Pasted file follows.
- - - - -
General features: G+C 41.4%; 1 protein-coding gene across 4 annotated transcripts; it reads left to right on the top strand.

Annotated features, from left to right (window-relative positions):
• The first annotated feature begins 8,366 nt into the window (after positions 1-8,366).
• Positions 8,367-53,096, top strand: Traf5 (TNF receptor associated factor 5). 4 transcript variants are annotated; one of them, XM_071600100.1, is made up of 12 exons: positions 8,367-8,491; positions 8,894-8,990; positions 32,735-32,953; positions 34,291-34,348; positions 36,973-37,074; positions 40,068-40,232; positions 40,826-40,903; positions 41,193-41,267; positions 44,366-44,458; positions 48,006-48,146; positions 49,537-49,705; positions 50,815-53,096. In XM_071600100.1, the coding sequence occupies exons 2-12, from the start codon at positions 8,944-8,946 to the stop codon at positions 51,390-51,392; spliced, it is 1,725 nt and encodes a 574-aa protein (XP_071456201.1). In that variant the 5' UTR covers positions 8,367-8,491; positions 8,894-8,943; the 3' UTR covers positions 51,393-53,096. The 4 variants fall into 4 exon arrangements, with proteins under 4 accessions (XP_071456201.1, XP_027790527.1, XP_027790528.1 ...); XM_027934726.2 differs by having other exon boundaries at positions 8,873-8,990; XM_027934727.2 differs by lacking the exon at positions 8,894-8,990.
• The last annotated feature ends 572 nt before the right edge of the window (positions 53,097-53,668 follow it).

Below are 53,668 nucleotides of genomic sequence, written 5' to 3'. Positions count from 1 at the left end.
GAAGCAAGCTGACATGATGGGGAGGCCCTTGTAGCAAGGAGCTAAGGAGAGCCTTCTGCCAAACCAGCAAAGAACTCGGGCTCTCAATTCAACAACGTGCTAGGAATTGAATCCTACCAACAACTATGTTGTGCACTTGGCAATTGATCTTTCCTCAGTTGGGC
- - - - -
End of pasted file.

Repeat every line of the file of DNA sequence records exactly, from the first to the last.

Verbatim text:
General features: G+C 41.4%; 1 protein-coding gene across 4 annotated transcripts; it reads left to right on the top strand.

Annotated features, from left to right (window-relative positions):
• The first annotated feature begins 8,366 nt into the window (after positions 1-8,366).
• Positions 8,367-53,096, top strand: Traf5 (TNF receptor associated factor 5). 4 transcript variants are annotated; one of them, XM_071600100.1, is made up of 12 exons: positions 8,367-8,491; positions 8,894-8,990; positions 32,735-32,953; positions 34,291-34,348; positions 36,973-37,074; positions 40,068-40,232; positions 40,826-40,903; positions 41,193-41,267; positions 44,366-44,458; positions 48,006-48,146; positions 49,537-49,705; positions 50,815-53,096. In XM_071600100.1, the coding sequence occupies exons 2-12, from the start codon at positions 8,944-8,946 to the stop codon at positions 51,390-51,392; spliced, it is 1,725 nt and encodes a 574-aa protein (XP_071456201.1). In that variant the 5' UTR covers positions 8,367-8,491; positions 8,894-8,943; the 3' UTR covers positions 51,393-53,096. The 4 variants fall into 4 exon arrangements, with proteins under 4 accessions (XP_071456201.1, XP_027790527.1, XP_027790528.1 ...); XM_027934726.2 differs by having other exon boundaries at positions 8,873-8,990; XM_027934727.2 differs by lacking the exon at positions 8,894-8,990.
• The last annotated feature ends 572 nt before the right edge of the window (positions 53,097-53,668 follow it).

Below are 53,668 nucleotides of genomic sequence, written 5' to 3'. Positions count from 1 at the left end.
GAAGCAAGCTGACATGATGGGGAGGCCCTTGTAGCAAGGAGCTAAGGAGAGCCTTCTGCCAAACCAGCAAAGAACTCGGGCTCTCAATTCAACAACGTGCTAGGAATTGAATCCTACCAACAACTATGTTGTGCACTTGGCAATTGATCTTTCCTCAGTTGGGC